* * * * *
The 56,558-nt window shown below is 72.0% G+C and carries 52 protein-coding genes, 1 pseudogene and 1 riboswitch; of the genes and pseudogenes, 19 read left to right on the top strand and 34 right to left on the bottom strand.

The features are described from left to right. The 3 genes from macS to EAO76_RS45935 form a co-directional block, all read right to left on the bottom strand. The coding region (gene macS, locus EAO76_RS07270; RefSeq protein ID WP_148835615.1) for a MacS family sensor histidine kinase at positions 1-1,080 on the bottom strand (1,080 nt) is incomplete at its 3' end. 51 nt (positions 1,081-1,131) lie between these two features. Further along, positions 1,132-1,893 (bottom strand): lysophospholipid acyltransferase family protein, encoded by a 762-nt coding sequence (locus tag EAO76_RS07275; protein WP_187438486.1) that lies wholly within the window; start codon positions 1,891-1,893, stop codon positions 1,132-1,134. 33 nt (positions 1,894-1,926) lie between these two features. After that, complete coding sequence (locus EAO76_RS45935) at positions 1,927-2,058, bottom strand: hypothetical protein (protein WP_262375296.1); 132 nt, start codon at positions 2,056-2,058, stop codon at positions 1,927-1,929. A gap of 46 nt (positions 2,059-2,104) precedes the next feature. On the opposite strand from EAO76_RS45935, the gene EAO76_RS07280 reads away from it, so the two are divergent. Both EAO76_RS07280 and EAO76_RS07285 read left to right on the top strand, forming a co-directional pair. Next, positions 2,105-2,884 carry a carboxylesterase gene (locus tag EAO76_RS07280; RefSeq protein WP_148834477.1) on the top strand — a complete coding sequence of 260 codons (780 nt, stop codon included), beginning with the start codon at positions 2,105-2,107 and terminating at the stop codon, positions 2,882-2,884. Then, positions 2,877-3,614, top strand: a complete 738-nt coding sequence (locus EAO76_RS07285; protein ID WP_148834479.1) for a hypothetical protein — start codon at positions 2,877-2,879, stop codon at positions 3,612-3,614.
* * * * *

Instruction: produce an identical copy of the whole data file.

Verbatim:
The 56,558-nt window shown below is 72.0% G+C and carries 52 protein-coding genes, 1 pseudogene and 1 riboswitch; of the genes and pseudogenes, 19 read left to right on the top strand and 34 right to left on the bottom strand.

The features are described from left to right. The 3 genes from macS to EAO76_RS45935 form a co-directional block, all read right to left on the bottom strand. The coding region (gene macS, locus EAO76_RS07270; RefSeq protein ID WP_148835615.1) for a MacS family sensor histidine kinase at positions 1-1,080 on the bottom strand (1,080 nt) is incomplete at its 3' end. 51 nt (positions 1,081-1,131) lie between these two features. Further along, positions 1,132-1,893 (bottom strand): lysophospholipid acyltransferase family protein, encoded by a 762-nt coding sequence (locus tag EAO76_RS07275; protein WP_187438486.1) that lies wholly within the window; start codon positions 1,891-1,893, stop codon positions 1,132-1,134. 33 nt (positions 1,894-1,926) lie between these two features. After that, complete coding sequence (locus EAO76_RS45935) at positions 1,927-2,058, bottom strand: hypothetical protein (protein WP_262375296.1); 132 nt, start codon at positions 2,056-2,058, stop codon at positions 1,927-1,929. A gap of 46 nt (positions 2,059-2,104) precedes the next feature. On the opposite strand from EAO76_RS45935, the gene EAO76_RS07280 reads away from it, so the two are divergent. Both EAO76_RS07280 and EAO76_RS07285 read left to right on the top strand, forming a co-directional pair. Next, positions 2,105-2,884 carry a carboxylesterase gene (locus tag EAO76_RS07280; RefSeq protein WP_148834477.1) on the top strand — a complete coding sequence of 260 codons (780 nt, stop codon included), beginning with the start codon at positions 2,105-2,107 and terminating at the stop codon, positions 2,882-2,884. Then, positions 2,877-3,614, top strand: a complete 738-nt coding sequence (locus EAO76_RS07285; protein ID WP_148834479.1) for a hypothetical protein — start codon at positions 2,877-2,879, stop codon at positions 3,612-3,614.